The Other Obama Genealogy

With election season in high gear, publishers are releasing book after book about the Obamas.  In genealogy circles, the one getting the most coverage is Rachel Swarns’ American Tapestry: The Story of the Black, White and Multicultural Ancestors of Michelle Obama, because Megan Smolenyak pointed out the book’s “considerable holes” and over-reliance on “family lore and flimsy evidence.”  But there is another new Obama book venturing into genealogical territory, Barack Obama: The Story.  It has gotten much attention for the embarrassing letters David Maraniss excerpts to show how a young Obama’s romantic and intellectual pursuits shaped him.  But as Jill Lepore argues in a recent New Yorker review, the book’s more provoking questions are about to what degree genealogy made the man.

That Obama’s Kansan mother and Kenyan father should have met at all at the University of Hawaii requires Maraniss to trace both lines to get at the roots of the Dunhams’ wanderlust and the Obamas’ Westernization. “The genealogy of any family involves countless what-if moments,” Maraniss writes.  “That is how history works, the history of families as well as the history of nations and movements.  Along with with the rational processes of biology and geography, of politics and economics, there come seemingly random connections that spin out profound and unintended consequences.”  But, as Lepore points out, are Maraniss’ intentions to make biographical or genealogical connections?

Weird stuff happens.  What does it mean? . . . In biography, order is to be found in the journey of life; in genealogy, in lines of descent.  In biography, the boy is father of the man.  In genealogy, the boy is a leaf on a branch on his family tree . . . [his] origins are inescapable . . . Inheritance is destiny.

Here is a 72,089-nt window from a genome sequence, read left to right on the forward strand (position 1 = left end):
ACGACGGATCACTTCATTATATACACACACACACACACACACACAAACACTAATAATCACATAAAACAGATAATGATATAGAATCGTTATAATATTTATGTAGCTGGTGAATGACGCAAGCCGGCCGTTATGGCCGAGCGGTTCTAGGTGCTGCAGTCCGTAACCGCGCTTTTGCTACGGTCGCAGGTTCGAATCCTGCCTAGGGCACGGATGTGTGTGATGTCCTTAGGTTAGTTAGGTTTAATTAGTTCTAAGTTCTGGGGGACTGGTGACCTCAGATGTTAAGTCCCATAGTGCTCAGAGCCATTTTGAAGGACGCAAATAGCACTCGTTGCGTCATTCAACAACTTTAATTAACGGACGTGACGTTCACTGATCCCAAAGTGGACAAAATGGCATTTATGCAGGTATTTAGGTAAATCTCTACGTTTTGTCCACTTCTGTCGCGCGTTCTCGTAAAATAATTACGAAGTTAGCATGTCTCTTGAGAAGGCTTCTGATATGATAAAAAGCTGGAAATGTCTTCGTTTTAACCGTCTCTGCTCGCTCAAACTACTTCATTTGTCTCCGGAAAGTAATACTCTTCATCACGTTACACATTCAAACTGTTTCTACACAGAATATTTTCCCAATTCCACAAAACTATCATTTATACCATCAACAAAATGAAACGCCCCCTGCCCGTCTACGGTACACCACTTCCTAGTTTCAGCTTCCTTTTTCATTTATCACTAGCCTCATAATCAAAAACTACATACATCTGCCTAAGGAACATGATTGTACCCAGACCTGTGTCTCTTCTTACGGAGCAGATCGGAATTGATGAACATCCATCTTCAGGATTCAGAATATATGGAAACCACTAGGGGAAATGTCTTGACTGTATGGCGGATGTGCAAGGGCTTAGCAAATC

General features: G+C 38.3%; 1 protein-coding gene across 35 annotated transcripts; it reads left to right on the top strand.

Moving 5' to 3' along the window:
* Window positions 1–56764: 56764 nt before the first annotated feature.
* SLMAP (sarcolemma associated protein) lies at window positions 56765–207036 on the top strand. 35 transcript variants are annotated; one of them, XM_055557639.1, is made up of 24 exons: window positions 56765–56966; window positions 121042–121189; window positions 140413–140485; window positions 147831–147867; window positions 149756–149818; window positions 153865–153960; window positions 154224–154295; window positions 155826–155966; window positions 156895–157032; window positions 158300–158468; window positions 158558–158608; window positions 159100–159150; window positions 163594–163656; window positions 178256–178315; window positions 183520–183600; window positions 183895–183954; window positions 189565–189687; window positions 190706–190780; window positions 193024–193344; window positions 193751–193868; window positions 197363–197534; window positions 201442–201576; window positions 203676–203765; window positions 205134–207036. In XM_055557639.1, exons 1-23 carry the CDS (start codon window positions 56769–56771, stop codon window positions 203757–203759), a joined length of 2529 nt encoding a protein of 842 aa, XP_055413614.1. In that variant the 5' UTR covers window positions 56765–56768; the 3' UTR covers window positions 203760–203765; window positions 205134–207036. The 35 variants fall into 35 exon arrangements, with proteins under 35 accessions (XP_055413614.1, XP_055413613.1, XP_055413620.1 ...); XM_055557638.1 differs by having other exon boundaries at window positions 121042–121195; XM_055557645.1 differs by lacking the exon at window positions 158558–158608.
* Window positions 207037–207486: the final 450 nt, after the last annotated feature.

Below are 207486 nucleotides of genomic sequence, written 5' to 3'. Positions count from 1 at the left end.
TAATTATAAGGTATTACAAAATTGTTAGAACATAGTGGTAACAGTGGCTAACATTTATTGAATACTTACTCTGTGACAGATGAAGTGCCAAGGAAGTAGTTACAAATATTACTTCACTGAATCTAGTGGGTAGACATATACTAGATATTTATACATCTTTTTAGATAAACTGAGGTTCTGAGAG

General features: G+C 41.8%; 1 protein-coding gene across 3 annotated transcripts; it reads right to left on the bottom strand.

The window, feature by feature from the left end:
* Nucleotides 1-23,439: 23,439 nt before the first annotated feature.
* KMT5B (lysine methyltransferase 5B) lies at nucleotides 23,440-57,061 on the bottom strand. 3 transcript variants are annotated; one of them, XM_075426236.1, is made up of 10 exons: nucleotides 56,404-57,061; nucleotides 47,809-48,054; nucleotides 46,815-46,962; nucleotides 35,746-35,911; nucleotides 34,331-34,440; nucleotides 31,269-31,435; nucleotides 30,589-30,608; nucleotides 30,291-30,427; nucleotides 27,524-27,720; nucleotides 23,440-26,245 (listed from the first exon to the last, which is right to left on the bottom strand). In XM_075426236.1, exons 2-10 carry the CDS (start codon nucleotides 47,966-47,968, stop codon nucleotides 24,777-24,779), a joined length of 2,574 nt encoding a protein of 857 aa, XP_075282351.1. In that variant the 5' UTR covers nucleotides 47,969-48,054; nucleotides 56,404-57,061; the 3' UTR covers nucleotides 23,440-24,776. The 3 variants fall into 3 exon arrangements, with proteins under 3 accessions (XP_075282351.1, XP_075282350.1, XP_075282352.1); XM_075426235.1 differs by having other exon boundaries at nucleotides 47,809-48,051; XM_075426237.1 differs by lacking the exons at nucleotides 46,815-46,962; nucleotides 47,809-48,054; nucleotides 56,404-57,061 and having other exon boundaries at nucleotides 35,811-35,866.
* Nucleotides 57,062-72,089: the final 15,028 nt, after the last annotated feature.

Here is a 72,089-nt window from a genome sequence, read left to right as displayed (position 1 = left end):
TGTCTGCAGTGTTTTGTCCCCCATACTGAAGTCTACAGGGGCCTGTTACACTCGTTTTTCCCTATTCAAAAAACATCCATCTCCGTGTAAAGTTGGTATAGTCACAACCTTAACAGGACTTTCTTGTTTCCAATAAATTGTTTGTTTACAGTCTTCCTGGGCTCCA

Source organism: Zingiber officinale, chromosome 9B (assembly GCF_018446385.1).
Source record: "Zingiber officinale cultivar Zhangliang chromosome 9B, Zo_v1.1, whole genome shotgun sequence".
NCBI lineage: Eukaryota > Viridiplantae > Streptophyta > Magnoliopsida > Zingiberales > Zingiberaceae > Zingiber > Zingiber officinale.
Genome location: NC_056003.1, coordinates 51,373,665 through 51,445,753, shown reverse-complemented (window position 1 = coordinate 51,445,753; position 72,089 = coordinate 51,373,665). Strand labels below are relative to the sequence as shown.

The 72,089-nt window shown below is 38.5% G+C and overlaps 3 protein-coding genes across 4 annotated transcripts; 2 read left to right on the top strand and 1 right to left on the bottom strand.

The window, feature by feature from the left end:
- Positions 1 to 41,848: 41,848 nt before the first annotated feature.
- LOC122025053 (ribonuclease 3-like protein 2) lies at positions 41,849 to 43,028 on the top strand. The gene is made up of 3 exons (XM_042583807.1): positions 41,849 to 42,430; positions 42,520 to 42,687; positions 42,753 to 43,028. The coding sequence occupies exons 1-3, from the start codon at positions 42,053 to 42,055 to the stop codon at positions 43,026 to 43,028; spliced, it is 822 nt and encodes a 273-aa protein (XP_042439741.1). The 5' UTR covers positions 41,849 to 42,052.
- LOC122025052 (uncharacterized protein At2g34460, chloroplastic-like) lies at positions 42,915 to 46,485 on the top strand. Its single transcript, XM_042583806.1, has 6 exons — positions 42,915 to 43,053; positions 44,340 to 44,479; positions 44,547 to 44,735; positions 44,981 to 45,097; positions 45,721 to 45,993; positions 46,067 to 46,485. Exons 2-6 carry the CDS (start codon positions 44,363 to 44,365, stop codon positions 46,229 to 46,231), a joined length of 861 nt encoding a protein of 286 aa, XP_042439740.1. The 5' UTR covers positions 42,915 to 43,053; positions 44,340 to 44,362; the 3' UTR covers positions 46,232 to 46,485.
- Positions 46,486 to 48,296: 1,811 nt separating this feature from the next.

In the first case Obama actively works to reconcile his unique identity, arriving at the proud conviction that “in no other country on Earth is my story even possible.”  In the other, with no regard for the man’s agency in how to receive his legacy, “ideological pseudo-historians” (Maraniss) use the genealogical line Obama knew the least to argue that his values are un-American and we’re “being governed according to the dreams of a Luo tribesman of the 1950s” (Dinesh D’Souza).

Let’s take a step back from the incendiary issues of Obama’s real or purported political goals to acknowledge which connections we make in our own lives.  Did you forge your own identity, or was it handed to you?  I believe that we do genealogy because of the joy in discovering exactly what were the random connections that spun out the most profound consequence of all — us!  But in our day-to-day lives, it’s our mental biographies, re-written in the aftermath of each new experience, that record our evolving sense of self.

To me the biography vs. genealogy argument underlying Maraniss’ book deserves more consideration than whether American Tapestry was a correct and complete genealogical study.  The latter discussion may make us better genealogists, but the former will make us more thoughtful people.

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